Provision for income taxes. Income tax provision increased 163.9%, or $1.4 million, to an expense of $0.6 million in the third quarter of 2019, compared to $0.9 million of benefit for the same period in 2018. The effective tax rates for the period ended September 30, 2019 and 2018 were (4.6)% and 13.2%, respectively. The lower effective tax rate in the third quarter of 2019 is primarily attributable to accrued dividends for the Series B Preferred Stock which are recorded as interest expense and not deductible for federal and state income taxes. There were no changes in uncertain tax positions during the periods ended September 30, 2019 and 2018.

Nine Months Ended September 30, 2019 and 2018

The following table reflects our consolidated results of operations in dollar and percentage of revenue terms for the periods indicated:

 
 
Nine Months Ended September 30,
(in thousands)
 
2019
 
2018
 
 
 
 
 
 
 
Revenue
 
$
940,793

100.0
 %
 
$
503,487

100.0
 %
Cost of revenue
 
849,728

90.3
 %
 
462,765

91.9
 %
Gross profit
 
91,065

9.7
 %
 
40,722

8.1
 %
Selling, general and administrative expenses
 
84,945

9.0
 %
 
43,122

8.6
 %
Income from operations
 
6,120

0.7
 %
 
(2,400
)
(0.5
)%
Interest expense, net
 
(35,822
)
(3.8
)%
 
(3,960
)
(0.8
)%
Other income
 
22,557

2.4
 %
 
(1,848
)
(0.4
)%
Income (loss) from continuing operations before income taxes
 
(7,145
)
(0.8
)%
 
(8,208
)
(1.6
)%
Provision for income taxes
 
3,073

0.3
 %
 
1,467

0.3
 %
Net loss
 
$
(4,072
)
(0.4
)%
 
$
(6,741
)
(1.3
)%


Revenue. Revenue increased 86.9%, or $437.3 million, in the first nine months of 2019, compared to the same period in 2018. The increase in revenue was primarily due to revenue of $404.4 million from our acquired businesses, coupled with increase from organic growth in our legacy heavy civil operations and approximately $16.5 million of growth in our Renewable

31



operations. The Renewables business has also increased as the demand for renewable energy continues to rise due to the phaseout of the Production Tax Credit extension for wind. Projects that begin construction after December 31, 2019, will no longer be able to claim the credit.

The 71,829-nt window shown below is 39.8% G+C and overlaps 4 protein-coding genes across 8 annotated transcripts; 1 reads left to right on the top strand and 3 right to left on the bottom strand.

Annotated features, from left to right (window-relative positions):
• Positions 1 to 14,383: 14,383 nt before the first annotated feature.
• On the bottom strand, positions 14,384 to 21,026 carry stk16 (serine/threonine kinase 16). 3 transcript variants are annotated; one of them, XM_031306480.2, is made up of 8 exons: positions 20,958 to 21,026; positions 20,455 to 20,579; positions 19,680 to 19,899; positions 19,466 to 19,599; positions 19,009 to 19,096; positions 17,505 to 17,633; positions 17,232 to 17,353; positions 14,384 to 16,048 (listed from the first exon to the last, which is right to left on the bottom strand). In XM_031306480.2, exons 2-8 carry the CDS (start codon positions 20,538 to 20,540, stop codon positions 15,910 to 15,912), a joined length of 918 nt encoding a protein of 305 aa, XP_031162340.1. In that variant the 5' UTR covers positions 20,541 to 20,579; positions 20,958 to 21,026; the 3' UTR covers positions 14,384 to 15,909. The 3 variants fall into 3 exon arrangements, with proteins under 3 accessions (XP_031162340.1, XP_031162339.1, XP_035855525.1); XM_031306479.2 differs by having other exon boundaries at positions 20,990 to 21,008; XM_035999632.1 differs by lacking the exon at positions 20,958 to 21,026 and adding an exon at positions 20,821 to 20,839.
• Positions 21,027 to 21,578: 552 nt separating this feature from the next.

Cost of revenue. Cost of revenue increased 83.6%, or $387.0 million, in the first nine months of 2019, compared to the same period in 2018, primarily due to the cost of revenue of $361.9 million from our acquired businesses, coupled with approximately $8.3 million of growth in our Renewable operations.

Gross profit. Gross profit increased 123.6%, or $50.3 million, in the first nine months of 2019, compared to the same period in 2018. As a percentage of revenue, gross profit increased to 9.7% in the first nine months of 2019, as compared to 8.1% in the prior-year period. The increase in margin was primarily related to increased gross profit from our acquired businesses of $42.5 million, coupled with a reduction of costs on a disputed project of $8.5 million in 2018. While the Company's gross profit margin increased period over period, it was negatively impacted at September 30, 2019 due to the continuing effort to complete the six projects affected by force majeure weather in the third and fourth quarter of 2018. These six projects created a 0.5% reduction to gross margin in 2019.

Selling, general and administrative expenses. Selling, general and administrative expenses increased by 97.0%, or $41.8 million in the first nine months of 2019, compared to the same period in 2018. Selling, general and administrative expenses were 9.0% of revenue in the first nine months of 2019, compared to 8.6% in the same period in 2018. The increase in selling, general and administrative expenses was primarily driven by $30.0 million related to our acquired businesses, coupled with increased administrative labor expense of $11.5 million and intangible asset amortization of $4.8 million, offset by a decrease in merger and acquisition costs of $8.5 million.